September is Biodiversity Month in Australia so we are showcasing what is being done to help the Brush-tailed Rock-wallaby. Due to land clearing and introduced predators, such as the european fox, these beautiful marsupials are almost extinct with only a few small pockets remaining including East Gippsland and the Warrumbungles.
THE GOOD NEWS:
- The Australian Museum is helping to safe guard the almost extinct Brush-tailed Rock-wallaby. Work done by Dr Mark Eldridge, Senior Research Scientist at the Australian Museum, has identified three diverse populations of these wallabies which will help with conservation and re introduction of the species back into the wild.
- The Action Plan for Threatened Australian Macropods (kangaroo and wallaby families) outlines everything needed to recover our threatened species of kangaroo and wallaby, including locations, costs and required efforts. The WWF - World Wide Fund For Nature - designed the Action Plan to help recover 21 species of kangaroo and wallaby most at risk of extinction.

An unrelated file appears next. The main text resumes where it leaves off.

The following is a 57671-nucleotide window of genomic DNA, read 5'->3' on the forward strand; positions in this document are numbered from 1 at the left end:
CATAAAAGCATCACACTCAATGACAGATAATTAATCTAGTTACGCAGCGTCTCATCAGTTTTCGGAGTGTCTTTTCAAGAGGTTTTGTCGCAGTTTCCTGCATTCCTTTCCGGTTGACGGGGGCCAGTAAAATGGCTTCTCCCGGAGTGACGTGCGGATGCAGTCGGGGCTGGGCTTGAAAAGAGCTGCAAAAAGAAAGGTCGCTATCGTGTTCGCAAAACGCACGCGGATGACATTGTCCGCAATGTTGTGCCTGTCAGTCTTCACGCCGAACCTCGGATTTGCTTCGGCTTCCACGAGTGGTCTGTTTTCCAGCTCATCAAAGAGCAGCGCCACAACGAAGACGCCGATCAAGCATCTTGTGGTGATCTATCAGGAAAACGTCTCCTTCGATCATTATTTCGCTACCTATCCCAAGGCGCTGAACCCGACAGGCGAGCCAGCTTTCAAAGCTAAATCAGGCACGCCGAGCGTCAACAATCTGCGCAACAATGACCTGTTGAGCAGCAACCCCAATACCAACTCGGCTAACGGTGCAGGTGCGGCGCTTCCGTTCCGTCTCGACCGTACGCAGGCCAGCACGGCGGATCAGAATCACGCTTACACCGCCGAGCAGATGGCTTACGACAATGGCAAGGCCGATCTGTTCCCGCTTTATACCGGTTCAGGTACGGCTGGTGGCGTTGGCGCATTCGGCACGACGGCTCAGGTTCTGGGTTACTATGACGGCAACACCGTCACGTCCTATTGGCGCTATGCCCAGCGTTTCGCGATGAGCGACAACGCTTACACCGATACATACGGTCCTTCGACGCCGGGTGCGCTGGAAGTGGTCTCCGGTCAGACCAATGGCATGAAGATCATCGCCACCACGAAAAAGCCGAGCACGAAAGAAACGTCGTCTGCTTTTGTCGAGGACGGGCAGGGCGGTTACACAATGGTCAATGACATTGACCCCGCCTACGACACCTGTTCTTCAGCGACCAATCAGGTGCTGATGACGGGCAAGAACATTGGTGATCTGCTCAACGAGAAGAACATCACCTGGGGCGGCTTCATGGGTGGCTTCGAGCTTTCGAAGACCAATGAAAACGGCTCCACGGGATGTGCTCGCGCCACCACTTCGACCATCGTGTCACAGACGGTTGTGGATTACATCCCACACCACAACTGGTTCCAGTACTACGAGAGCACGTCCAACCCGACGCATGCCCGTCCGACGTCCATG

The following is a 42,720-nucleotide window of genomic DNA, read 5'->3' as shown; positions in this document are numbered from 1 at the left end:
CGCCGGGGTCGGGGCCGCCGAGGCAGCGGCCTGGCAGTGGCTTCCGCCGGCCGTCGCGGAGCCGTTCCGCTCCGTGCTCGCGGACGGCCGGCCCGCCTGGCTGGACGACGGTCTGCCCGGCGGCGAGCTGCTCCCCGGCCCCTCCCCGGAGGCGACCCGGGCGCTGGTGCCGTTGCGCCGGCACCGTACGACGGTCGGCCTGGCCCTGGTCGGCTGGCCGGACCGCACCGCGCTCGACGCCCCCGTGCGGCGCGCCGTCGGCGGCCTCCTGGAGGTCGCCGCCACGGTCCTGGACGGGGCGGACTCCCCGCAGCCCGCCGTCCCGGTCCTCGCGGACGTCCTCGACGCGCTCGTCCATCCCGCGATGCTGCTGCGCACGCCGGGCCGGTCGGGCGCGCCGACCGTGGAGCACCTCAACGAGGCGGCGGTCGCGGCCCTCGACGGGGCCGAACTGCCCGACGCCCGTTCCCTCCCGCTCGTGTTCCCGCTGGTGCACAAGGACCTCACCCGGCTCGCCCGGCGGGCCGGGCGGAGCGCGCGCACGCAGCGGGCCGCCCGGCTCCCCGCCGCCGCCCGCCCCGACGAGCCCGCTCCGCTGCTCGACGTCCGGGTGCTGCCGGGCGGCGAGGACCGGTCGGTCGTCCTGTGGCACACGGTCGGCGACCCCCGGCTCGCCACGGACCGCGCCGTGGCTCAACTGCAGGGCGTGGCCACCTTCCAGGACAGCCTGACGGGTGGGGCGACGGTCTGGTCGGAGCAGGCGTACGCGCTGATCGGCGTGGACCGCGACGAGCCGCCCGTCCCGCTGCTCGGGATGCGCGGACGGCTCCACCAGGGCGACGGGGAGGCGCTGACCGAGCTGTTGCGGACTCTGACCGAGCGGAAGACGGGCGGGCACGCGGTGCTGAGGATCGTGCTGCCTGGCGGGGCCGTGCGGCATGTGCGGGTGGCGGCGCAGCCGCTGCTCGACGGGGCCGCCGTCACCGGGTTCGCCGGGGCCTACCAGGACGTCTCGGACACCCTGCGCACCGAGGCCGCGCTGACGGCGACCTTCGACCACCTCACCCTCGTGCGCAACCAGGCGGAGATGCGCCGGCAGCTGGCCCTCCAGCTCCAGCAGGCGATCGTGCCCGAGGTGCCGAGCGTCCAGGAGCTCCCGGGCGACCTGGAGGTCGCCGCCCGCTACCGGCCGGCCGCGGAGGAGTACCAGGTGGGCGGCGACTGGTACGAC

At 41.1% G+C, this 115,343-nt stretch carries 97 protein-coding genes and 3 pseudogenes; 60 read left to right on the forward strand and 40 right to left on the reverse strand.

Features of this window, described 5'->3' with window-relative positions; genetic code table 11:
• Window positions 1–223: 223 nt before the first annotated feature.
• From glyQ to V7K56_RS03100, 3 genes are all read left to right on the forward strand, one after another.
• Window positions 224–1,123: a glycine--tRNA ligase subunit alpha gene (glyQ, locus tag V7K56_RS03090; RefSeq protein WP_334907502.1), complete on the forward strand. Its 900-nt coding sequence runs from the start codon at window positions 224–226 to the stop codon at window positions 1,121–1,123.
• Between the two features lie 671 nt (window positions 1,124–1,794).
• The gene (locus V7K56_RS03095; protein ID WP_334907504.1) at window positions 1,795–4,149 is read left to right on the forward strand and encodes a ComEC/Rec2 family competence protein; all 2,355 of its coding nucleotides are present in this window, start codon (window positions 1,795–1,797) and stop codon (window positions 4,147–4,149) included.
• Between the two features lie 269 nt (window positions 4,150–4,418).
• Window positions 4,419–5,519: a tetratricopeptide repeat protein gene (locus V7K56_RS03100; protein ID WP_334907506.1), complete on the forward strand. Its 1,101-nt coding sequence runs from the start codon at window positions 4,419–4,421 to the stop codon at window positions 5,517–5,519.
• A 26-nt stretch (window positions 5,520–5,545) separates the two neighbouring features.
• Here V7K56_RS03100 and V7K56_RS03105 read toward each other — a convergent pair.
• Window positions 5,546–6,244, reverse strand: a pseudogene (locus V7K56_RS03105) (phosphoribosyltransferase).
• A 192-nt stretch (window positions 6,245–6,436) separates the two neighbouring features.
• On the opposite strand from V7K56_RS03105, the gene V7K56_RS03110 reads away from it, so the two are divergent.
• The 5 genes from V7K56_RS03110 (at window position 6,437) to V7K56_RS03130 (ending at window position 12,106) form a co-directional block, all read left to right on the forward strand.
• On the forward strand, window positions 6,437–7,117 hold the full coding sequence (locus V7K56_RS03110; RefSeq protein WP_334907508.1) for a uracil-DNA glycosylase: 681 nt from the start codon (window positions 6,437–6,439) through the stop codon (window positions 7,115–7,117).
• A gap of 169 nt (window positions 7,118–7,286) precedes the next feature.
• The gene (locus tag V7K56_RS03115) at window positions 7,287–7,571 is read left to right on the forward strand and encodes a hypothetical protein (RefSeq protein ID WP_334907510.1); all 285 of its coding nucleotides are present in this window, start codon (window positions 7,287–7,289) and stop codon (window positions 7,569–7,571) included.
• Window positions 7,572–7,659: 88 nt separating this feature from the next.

Victorian Brush-tailed Rock-wallaby Recovery Team
Friends of the Brush-tailed Rock-wallaby in the Shoalhaven area of NSW.
Help us find brush-tailed rock-wallabies
Brush-tailed Rock-wallaby profile
Brush-tailed Rock-wallaby Recovery Plan (pdf1.01MB)
Foundation for National Parks and Wildlife Brush-tailed Rock-wallaby page
Read good things about The amazing Kangaroo